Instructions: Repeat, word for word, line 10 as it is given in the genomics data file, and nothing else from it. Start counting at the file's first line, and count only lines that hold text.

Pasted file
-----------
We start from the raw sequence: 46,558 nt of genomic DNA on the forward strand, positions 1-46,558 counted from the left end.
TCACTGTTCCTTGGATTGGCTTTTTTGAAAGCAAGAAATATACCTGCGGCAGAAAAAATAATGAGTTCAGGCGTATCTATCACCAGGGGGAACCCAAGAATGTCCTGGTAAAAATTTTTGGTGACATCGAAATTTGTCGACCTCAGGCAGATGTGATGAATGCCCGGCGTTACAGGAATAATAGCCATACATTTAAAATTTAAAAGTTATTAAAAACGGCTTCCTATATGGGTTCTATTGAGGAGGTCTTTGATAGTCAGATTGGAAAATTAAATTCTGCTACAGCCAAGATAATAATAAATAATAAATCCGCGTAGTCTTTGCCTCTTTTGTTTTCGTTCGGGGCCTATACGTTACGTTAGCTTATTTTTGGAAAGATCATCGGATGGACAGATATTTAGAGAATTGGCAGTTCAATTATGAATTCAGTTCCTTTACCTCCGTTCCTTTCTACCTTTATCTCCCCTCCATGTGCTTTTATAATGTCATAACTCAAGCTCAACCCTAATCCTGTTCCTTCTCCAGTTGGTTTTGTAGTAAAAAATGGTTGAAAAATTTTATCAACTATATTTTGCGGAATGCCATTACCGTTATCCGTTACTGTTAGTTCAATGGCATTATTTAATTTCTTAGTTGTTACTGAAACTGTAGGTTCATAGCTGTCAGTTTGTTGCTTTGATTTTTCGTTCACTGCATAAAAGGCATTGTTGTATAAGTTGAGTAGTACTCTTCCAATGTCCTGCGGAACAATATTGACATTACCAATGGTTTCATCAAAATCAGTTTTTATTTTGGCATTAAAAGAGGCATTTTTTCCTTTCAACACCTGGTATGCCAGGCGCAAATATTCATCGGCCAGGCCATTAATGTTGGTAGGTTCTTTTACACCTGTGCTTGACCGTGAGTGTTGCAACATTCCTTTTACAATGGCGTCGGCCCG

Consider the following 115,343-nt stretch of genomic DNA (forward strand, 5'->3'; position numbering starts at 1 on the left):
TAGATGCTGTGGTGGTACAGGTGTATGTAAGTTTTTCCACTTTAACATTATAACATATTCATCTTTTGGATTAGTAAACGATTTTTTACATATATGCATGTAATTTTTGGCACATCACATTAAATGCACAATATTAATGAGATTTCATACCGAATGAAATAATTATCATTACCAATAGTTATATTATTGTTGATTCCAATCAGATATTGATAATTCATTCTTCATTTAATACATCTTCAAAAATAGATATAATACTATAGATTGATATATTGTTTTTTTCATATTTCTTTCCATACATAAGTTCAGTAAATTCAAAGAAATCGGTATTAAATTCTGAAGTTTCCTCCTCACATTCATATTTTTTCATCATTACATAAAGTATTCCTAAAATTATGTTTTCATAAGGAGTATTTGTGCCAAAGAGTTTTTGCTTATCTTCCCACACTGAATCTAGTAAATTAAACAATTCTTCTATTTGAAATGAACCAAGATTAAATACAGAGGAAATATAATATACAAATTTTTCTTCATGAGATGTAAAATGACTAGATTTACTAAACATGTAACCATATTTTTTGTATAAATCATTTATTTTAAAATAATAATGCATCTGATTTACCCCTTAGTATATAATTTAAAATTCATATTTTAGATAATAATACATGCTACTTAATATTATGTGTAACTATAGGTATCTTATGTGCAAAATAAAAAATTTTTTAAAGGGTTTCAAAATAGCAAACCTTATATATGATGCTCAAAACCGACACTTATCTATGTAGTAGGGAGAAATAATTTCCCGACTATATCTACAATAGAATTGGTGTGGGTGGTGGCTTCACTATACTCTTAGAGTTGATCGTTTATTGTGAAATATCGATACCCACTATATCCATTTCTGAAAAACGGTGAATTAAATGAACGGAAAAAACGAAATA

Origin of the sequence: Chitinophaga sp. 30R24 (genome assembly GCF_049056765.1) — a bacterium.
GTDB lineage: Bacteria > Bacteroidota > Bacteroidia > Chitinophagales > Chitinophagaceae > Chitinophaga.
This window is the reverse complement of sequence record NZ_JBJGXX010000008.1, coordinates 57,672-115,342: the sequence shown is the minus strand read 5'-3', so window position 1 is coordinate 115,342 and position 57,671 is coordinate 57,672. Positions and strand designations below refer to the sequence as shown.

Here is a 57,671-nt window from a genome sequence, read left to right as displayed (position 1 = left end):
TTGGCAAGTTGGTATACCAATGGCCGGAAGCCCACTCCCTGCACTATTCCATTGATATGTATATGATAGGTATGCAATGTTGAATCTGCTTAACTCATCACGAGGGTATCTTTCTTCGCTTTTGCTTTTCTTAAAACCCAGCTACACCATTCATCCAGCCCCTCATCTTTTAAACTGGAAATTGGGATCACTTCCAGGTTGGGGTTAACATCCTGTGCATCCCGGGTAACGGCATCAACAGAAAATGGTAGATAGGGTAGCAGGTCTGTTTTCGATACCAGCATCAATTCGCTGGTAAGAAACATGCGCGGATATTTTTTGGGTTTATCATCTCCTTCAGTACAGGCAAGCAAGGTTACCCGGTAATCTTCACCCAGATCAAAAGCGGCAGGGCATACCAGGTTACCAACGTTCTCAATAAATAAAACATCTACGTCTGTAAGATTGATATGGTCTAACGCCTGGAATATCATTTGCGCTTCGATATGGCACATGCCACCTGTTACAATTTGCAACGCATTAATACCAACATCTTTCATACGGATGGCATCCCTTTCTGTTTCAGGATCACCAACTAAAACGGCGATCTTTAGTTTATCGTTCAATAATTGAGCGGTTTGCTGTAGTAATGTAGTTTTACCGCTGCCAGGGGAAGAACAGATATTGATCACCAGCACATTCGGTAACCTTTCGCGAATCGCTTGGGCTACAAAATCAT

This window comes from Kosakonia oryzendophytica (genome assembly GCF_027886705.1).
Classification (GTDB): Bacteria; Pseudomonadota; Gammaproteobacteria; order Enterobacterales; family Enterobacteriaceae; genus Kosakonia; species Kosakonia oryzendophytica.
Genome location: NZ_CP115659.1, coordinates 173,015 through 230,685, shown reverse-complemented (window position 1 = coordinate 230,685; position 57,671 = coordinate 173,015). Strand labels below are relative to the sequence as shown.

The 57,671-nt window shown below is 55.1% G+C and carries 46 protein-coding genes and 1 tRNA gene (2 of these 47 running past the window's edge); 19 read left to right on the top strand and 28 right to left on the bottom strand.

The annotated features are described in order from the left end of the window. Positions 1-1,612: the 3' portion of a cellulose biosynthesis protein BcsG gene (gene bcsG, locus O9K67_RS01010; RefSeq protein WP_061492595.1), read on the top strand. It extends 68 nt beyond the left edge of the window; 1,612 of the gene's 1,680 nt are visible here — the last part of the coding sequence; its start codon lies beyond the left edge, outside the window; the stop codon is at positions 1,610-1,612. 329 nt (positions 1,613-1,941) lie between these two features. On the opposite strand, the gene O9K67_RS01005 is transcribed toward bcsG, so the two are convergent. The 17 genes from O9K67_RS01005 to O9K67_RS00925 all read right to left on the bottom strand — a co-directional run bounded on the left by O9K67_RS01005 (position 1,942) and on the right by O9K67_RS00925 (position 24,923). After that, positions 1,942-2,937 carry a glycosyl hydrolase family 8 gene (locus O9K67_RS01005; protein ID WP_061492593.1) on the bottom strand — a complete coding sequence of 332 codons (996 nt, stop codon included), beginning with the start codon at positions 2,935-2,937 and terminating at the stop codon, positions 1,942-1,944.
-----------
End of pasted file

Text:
This window comes from Kosakonia oryzendophytica (genome assembly GCF_027886705.1).